Compaq, Dell, and Hewlett-Packard won the battle for worldwide PC market share in the third quarter, as US players consolidated their strength in the global market, according to International Data.
Rankings of the top five players from market researcher Dataquest, of San Jose, California, were the same as those from IDC, differing only in percentage points assigned to each company. Both IDC and Dataquest ranked Compaq, IBM, Dell, HP, and Packard Bell, in order, as the top five players globally.
Though IDC won't release a breakdown by region for another few weeks, this quarter marked the first time that the ranking for the top five PC makers was the same worldwide as they were for the US, noted Roger Kay, a PC analyst at IDC, based in Framingham, Massachusetts. This happened as the top players also consolidated their overall share of the global market.
"This is probably an overused metaphor, but in a few years the PC industry will look like the auto industry ... with four or five players dominating," said Kay. "The fact that the top five U.S. and the top five players worldwide are the same shows that companies like Fujitsu, ICL and NEC have been outpaced by U.S. companies."
Increasingly, size counts, so if a company is already big -- and has advantages of economies of scale like the big US players have -- chances are better that it will be able to keep prices low and thus retain a top ranking, Kay said. Also, the bulk of worldwide supplies of disk drives and processors are manufactured in the US, aiding companies based in the country, Kay said.
Memory, most of which is manufactured in Asia, doesn't have as much of an impact on final PC pricing as it did in years past, he noted. US players also have the advantage of proximity to Intel and Microsoft, which produce, respectively, the de facto standard PC processor and software technology, Kay noted.
In terms of industry consolidation, the Dataquest analysis concurs with that of IDC. The level of consolidation in the US market is unprecedented, according to Dataquest. Almost one in five PCs sold in the US in the third quarter 1997 was a Compaq machine, according to both IDC and Dataquest.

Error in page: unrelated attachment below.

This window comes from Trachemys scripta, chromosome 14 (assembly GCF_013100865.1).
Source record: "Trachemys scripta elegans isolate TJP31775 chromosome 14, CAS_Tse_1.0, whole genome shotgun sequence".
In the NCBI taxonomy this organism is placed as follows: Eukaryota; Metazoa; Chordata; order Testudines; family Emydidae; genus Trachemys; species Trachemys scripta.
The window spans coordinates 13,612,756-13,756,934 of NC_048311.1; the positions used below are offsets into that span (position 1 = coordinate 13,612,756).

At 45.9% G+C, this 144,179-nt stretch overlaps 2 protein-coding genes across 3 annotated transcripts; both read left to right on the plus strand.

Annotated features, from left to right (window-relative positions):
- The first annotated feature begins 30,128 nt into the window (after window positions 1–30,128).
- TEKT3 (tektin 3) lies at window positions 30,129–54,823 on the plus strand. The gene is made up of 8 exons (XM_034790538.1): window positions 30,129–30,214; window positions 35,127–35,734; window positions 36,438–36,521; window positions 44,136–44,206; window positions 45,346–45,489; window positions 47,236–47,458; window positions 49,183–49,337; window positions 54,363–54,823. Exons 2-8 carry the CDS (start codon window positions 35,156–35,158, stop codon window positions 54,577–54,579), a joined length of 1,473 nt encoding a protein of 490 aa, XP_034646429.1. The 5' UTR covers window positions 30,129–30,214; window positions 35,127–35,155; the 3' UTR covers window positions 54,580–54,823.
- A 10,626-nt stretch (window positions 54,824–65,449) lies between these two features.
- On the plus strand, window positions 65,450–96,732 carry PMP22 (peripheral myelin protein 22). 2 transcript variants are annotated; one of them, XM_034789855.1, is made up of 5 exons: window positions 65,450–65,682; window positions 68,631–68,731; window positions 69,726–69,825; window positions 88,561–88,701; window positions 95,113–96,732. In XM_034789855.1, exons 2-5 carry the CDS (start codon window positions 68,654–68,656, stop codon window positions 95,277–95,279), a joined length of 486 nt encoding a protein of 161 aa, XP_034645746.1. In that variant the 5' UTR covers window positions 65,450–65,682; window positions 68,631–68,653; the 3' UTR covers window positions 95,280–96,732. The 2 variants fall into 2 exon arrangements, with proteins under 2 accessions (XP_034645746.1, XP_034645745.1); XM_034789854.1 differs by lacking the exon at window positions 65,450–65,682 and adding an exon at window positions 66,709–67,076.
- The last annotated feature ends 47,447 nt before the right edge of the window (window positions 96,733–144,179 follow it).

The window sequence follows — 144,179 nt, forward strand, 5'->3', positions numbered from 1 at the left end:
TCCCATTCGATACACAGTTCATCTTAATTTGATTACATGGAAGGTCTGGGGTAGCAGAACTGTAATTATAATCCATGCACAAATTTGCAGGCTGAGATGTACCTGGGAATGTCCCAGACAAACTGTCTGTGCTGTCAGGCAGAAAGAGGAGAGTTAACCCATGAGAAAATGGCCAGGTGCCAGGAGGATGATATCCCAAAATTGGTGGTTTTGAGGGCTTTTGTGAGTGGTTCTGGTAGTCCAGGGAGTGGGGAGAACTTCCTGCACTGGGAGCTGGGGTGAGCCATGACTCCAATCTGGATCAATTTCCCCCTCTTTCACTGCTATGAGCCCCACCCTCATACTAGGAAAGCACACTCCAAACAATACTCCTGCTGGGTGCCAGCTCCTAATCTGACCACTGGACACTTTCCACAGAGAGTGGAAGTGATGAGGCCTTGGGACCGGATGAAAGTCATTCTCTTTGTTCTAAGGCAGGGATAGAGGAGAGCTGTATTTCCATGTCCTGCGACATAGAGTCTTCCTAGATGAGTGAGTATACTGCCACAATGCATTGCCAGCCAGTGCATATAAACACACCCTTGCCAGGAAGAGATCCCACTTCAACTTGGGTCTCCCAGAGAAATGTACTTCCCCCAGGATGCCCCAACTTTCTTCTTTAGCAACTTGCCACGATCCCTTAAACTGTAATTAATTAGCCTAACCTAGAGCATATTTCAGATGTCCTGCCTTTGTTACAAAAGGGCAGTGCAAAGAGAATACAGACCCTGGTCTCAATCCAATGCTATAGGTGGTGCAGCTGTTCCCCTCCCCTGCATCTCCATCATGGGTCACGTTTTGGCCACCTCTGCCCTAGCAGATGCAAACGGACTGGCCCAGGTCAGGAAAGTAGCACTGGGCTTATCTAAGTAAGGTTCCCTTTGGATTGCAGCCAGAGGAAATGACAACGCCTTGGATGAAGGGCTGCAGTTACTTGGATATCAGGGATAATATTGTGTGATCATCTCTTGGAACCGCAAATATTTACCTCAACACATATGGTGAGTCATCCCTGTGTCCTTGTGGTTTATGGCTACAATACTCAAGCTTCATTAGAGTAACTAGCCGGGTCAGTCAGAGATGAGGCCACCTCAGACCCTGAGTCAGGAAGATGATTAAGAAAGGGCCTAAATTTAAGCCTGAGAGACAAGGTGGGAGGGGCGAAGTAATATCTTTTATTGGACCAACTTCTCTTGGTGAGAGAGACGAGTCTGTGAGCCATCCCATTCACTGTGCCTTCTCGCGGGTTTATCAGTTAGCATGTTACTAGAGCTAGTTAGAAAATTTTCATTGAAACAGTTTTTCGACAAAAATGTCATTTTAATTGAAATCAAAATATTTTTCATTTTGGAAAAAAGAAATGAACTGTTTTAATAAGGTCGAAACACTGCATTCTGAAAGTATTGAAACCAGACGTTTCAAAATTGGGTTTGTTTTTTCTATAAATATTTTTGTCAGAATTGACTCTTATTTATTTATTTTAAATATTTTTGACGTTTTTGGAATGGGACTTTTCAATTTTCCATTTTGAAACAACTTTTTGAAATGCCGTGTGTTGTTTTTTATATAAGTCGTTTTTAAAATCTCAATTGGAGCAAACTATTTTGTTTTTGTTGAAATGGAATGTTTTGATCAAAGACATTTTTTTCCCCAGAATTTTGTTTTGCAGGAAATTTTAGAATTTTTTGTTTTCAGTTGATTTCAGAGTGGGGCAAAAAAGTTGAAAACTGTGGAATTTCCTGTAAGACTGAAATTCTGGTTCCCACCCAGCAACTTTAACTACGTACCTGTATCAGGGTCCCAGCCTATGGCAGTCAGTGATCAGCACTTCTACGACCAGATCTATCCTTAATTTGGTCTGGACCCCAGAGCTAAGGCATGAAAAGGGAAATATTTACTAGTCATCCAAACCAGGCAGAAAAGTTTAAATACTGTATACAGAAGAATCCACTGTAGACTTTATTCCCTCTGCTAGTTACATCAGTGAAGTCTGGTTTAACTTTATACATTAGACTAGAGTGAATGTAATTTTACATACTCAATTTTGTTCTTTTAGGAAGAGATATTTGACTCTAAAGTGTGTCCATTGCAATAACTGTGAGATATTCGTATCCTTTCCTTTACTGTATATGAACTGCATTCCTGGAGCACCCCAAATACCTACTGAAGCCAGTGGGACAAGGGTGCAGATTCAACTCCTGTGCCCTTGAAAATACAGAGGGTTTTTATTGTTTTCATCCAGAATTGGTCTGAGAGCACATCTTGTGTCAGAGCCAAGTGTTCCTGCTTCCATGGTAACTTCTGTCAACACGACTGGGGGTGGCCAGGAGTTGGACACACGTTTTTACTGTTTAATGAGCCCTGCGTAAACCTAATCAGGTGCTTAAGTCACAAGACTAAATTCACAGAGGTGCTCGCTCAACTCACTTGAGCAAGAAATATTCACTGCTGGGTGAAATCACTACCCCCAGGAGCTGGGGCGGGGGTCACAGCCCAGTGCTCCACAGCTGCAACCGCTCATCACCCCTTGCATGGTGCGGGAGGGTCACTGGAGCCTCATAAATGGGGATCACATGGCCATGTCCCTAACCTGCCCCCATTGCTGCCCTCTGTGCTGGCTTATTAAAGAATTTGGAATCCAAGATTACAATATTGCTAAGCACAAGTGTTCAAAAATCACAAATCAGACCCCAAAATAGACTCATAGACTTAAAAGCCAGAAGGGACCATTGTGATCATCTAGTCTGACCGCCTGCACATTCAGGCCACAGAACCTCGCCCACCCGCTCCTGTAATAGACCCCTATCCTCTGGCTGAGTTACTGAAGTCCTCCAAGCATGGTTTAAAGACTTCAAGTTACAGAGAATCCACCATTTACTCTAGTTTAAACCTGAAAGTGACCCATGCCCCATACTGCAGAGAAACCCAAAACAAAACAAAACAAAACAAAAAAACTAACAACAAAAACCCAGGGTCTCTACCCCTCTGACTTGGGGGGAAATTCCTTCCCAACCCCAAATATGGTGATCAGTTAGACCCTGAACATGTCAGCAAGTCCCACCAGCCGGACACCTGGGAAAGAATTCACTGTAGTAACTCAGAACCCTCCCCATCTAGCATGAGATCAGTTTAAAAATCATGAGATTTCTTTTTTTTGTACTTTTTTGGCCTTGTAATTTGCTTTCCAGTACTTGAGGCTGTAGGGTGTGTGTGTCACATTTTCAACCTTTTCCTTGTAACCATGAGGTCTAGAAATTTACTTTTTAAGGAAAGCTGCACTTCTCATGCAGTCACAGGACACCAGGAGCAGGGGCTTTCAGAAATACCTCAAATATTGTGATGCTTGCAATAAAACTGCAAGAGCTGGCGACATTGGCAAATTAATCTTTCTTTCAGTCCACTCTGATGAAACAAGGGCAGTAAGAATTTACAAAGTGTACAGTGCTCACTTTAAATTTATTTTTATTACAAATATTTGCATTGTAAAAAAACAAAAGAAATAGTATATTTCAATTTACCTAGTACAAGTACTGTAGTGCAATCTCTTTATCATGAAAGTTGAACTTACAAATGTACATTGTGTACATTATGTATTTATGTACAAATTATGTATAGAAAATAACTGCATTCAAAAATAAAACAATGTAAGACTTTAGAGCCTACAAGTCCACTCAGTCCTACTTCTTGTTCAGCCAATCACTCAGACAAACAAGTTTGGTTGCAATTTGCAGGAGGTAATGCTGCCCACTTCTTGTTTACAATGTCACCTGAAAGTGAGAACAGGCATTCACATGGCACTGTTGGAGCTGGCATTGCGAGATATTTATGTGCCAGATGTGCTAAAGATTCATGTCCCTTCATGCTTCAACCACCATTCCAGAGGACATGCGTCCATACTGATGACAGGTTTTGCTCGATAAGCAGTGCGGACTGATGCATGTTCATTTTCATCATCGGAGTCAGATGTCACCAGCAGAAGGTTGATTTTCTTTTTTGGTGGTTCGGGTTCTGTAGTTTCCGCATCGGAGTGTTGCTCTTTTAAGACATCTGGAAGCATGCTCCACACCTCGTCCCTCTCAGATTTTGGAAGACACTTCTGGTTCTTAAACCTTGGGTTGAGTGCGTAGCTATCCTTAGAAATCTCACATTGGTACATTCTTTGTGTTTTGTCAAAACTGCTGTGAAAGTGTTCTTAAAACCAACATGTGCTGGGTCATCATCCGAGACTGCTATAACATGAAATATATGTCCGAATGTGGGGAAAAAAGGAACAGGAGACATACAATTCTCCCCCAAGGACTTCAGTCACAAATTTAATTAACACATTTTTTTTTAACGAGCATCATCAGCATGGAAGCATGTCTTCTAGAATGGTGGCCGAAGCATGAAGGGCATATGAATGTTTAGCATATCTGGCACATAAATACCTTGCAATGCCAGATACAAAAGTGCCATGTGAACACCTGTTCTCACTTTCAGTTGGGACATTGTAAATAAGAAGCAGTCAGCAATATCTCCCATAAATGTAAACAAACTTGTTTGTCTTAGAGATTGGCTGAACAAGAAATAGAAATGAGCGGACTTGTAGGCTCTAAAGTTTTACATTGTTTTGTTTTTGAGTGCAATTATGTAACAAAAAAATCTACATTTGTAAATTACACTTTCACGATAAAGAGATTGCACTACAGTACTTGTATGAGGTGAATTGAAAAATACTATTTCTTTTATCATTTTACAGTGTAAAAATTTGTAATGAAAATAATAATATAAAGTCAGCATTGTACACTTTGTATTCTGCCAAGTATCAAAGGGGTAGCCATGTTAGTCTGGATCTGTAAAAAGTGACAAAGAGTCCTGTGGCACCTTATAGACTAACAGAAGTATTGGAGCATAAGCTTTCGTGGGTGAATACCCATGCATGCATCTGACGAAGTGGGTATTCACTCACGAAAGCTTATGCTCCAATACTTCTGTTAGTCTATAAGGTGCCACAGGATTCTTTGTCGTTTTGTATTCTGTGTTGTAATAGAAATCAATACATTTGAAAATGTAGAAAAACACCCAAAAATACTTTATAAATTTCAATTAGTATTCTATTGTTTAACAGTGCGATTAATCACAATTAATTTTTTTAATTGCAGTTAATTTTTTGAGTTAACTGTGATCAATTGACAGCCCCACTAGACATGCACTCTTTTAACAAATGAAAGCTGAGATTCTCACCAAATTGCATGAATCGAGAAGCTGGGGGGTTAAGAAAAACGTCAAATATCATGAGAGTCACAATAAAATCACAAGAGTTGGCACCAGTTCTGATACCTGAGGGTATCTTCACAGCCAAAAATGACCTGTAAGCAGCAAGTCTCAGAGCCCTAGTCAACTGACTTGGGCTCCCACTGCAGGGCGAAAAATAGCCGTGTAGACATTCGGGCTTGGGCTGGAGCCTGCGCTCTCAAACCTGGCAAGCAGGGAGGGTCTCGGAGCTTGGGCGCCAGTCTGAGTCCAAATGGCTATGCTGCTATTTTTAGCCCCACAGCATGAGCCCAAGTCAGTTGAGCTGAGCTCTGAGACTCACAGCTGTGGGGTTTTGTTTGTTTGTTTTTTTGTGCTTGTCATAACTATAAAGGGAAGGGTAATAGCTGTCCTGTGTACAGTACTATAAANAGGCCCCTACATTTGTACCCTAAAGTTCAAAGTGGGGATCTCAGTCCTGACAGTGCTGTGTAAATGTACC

Both Compaq and Dell -- which generated market share gains of 3.4% and 1.5% respectively -- have capitalized on strong ties to Microsoft and Intel as well as channel-assembly programs, where PCs are built to customer order and inventory is reduced, Kay said. HP, which gained 1.7% market share, in addition to launching its own build-to-order efforts, has built up strong corporate services for large customers, Kay added.
Though IBM hung on to second place in the PC-maker rankings, shipping 1.7 million PCs in the quarter, its market share slipped by 0.4%, according to figures from IDC. IBM overhead prevents it from being as nimble and aggressive on prices as some of its rivals, Kay said.
Packard Bell, for its part, has seen its share eroded by price pressure from its top-ranking rivals. In the past few months the company also has been under pressure from investors NEC and Groupe Bull to increase margins and profitability, leaving less room for pricing maneuvers.
The US market in the third quarter grew by 20% year-on-year, from 7 million to 8.4 million PCs, Kay said. Dataquest put the growth figure at 22.9%, and the worldwide growth figure at 16.2%. A global figure wasn't immediately available from IDC.
However, Kay noted that the Japanese market has been soft recently, most likely because of a rigidity in the country's distribution channels. With channels being consolidated among few institutions in Japan, pricing isn't as fluid as in the US he noted. In addition, weakness in the Japanese economy has also undoubtedly affected PC sales, he said.
IDC cross-checks manufacturers' corporate shipment reports with those reported by local officials, Kay noted.
Worldwide PC shipments, 3rd quarter 1997 (IDC):
(Change compared to 3rd quarter 1996)
Company Units (millions) Share Change
Compaq 2.8 14.2 % +3.4 %
IBM 1.7 8.4 % -0.4 %
Dell 1.2 6.2 % +1.5 %
HP 1.1 5.8 % +1.7 %
Packard Bell 1.0 5.1 % -0.8 %